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Length of Stay Calculation Using T-SQL (Not Cursors)

    Question

  • I remember a number of years ago coming across an article that used T-SQL queries and many sub-queries to calculate a LOS value for an individual across multiple input records.  I can easily accomplish this in a Stored procedure etc by using a cursor, however I was looking for another solution.

    For those who do not know what LOS is:

    ID NAME Begin Date End Date

    1 Bob 12/31/2009 1/6/2010
    1 Bob 1/7/2010 1/15/2010
    1 Bob 1/16/2010 1/31/2010
    2 Bill 1/1/2009 1/4/2009
    2 Bill 2/5/2009 2/6 2009

    In this simple example the result set would be (assumming the need for concurrent dates)

    1 Bob 12/31/2009 1/31/2010
    2 Bill 1/1/2009 1/4/2009
    2 Bill 2/5/2009 2/6 2009
    Wednesday, February 24, 2010 2:22 AM

Answers

  • Your sample does not have any overlaps and since I am not really sure what your DDL and real data looks like I cannot propose any solution. If you only get duplicates then DISTINCT will eliminate that. For better answer you can post your CREATE TABLE statements and INSERT statements for sufficient data to illustrate the problem, as well as desired result set.
    Plamen Ratchev
    • Marked as answer by LG1815 Wednesday, February 24, 2010 6:03 PM
    Wednesday, February 24, 2010 5:39 PM

All replies

  • Here is one solution:

    SELECT name, startdate,
          (SELECT MIN(enddate)
           FROM Foo AS C
           WHERE NOT EXISTS
             (SELECT * 
              FROM Foo AS D
              WHERE C.name = D.name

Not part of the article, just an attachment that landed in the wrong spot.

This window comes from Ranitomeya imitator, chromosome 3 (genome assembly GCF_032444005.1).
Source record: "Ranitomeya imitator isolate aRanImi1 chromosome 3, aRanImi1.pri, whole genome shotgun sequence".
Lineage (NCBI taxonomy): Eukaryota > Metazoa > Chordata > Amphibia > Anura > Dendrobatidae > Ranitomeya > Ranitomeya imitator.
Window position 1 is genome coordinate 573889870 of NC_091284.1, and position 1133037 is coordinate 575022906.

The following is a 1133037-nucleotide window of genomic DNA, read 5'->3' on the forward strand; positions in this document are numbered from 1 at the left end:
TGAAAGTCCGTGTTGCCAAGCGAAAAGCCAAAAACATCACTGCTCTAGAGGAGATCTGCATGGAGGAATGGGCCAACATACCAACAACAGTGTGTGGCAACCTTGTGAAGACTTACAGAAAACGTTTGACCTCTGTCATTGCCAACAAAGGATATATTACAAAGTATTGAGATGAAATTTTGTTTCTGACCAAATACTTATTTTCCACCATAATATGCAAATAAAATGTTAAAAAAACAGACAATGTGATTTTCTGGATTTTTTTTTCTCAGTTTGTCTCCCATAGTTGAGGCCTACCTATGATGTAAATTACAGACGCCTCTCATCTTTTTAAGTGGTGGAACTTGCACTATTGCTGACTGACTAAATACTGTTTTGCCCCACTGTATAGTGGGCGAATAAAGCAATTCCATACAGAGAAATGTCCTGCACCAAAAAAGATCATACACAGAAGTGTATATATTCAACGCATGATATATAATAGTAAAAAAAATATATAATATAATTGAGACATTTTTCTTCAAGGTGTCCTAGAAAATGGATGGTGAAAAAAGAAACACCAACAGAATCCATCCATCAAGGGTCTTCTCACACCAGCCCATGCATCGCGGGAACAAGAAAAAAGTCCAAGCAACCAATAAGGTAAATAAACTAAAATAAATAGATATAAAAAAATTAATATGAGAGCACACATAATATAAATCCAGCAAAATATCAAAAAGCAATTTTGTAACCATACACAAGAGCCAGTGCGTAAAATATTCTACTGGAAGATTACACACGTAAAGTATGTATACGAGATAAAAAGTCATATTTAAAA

AND C.enddate >= DATEADD(DAY, -1, D.startdate)
                AND C.enddate < D.enddate)
             AND C.enddate >= A.startdate
             AND C.name = A.name) AS enddate
    FROM Foo AS A
    WHERE NOT EXISTS
      (SELECT * 
       FROM Foo AS B
       WHERE A.name = B.name
         AND A.startdate > B.startdate
         AND A.startdate <= DATEADD(DAY, 1, B.enddate));

    Plamen Ratchev
    • Proposed as answer by Melissa Suciadi Wednesday, February 24, 2010 4:11 AM
    • Unproposed as answer by LG1815 Wednesday, February 24, 2010 5:24 PM
    Wednesday, February 24, 2010 3:32 AM
  • Thanks.  I am going to have to look at this in more detail.  At first glance, it appears to do the job.

    I also found http://www.sqlservercentral.com/Forums/Topic868147-392-1.aspx
    Still trying to understand that also.
    Wednesday, February 24, 2010 3:48 AM
  • Unfortunately, not quite.

    With overlapping dates, etc the code produces duplicate records.
    Yes, they can be removed by group by, but I am not sure that is the way to go.
    Wednesday, February 24, 2010 5:26 PM
  • Your sample does not have any overlaps and since I am not really sure what your DDL and real data looks like I cannot propose any solution. If you only get duplicates then DISTINCT will eliminate that. For better answer you can post your CREATE TABLE statements and INSERT statements for sufficient data to illustrate the problem, as well as desired result set.
    Plamen Ratchev
    • Marked as answer by LG1815 Wednesday, February 24, 2010 6:03 PM
    Wednesday, February 24, 2010 5:39 PM
  • Look I do appreciate the help.  Yes distinct will do it.  I will have to see how this performs on large data sets.  So far it seems to do the job fairly quickly.

    Wednesday, February 24, 2010 6:03 PM